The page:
Sisyrinchium angustifolium

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Narrow-leaf blue-eyed-grass
Scientific classification
Kingdom: Plantae
(unranked): Angiosperms
(unranked): Monocots
Order: Asparagales
Family: Iridaceae
Subfamily: Iridoideae
Tribe: Sisyrinchieae
Genus: Sisyrinchium
Species: S. angustifolium
Binomial name
Sisyrinchium angustifolium

Sisyrinchium angustifolium, commonly known as narrow-leaf blue-eyed-grass,[2] is a herbaceous perennial growing from rhizomes, native to moist meadow and open woodland. It is the most common blue-eyed grass of the eastern United States, and is also cultivated as an ornamental.

Range: Eastern Canada and US, west to Texas and Minnesota, in meadows, low woods, and shorelines.

Height: 15–50 centimetres (6–20 in). Stem: broadly winged, 2–4 millimetres (0.08–0.16 in) wide, usually branched. Leaves: 2–6 millimetres (0.08–0.24 in) wide. Tepals: 6, blue, 7–10 millimetres (0.3–0.4 in), each tipped with a sharp point, veined, and darkening toward central yellow patch.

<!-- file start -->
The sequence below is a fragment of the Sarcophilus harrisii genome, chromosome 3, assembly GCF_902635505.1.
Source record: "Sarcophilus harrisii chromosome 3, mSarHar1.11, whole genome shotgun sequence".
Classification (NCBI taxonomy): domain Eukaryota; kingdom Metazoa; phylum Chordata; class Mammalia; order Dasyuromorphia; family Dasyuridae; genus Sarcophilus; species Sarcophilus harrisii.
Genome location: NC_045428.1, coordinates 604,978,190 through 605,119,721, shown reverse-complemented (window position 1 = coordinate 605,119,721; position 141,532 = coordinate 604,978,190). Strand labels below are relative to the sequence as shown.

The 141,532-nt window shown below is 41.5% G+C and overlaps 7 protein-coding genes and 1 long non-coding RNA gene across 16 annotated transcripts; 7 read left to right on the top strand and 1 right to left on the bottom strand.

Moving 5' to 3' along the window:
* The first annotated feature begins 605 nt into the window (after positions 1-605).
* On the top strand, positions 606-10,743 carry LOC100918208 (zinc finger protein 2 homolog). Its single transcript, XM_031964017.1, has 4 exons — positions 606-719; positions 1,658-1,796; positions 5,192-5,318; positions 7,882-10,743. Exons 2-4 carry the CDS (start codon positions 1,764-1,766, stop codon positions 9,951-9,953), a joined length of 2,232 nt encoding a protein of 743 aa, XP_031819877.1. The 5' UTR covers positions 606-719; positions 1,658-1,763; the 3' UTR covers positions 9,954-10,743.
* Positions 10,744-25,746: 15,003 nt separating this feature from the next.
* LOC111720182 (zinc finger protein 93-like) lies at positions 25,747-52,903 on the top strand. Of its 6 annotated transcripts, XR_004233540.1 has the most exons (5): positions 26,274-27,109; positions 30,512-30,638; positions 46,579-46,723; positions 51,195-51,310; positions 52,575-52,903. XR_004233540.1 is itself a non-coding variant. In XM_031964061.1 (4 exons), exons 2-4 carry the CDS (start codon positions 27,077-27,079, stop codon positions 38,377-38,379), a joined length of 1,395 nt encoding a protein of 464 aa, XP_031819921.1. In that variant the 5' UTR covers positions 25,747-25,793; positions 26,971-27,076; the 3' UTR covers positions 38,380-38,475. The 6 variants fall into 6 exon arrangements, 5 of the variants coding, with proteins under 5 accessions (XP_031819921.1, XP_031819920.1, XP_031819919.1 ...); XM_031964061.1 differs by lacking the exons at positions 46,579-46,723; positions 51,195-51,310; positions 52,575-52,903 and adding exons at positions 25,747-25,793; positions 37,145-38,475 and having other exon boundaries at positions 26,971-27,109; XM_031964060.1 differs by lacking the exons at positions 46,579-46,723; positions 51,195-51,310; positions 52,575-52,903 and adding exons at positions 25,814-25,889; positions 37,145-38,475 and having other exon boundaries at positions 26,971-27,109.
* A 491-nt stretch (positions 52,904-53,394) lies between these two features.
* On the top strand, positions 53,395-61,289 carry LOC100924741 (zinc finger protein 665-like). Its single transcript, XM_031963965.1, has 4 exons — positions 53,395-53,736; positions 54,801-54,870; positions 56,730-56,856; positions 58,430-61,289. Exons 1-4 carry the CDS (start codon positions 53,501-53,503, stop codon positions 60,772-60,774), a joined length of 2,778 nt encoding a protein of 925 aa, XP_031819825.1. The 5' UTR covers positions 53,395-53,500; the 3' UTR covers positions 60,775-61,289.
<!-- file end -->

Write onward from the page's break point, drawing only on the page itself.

• Flora of North America
  • Rhoads, Ann F., Timothy A. Block, and Anna Anisko (Illustrator). The Plants of Pennsylvania: An Illustrated Manual, Second edition (2007). University of Pennsylvania Press. ISBN 0-8122-4003-0
  • Gleason, Henry A. and Cronquist, Arthur (1991) Manual of Vascular Plants of Northeastern United States and Adjacent Canada, Second Edition. The New York Botanical Garden Press. ISBN 0-89327-365-1.
  • Thierer, John W., Niering, William A., and Olmstead, Nancy C. (2001) National Audubon Society Field Guide to North American Wildflowers, Eastern Region, Revised Edition. Alfred A. Knopf. ISBN 0-375-40232-2.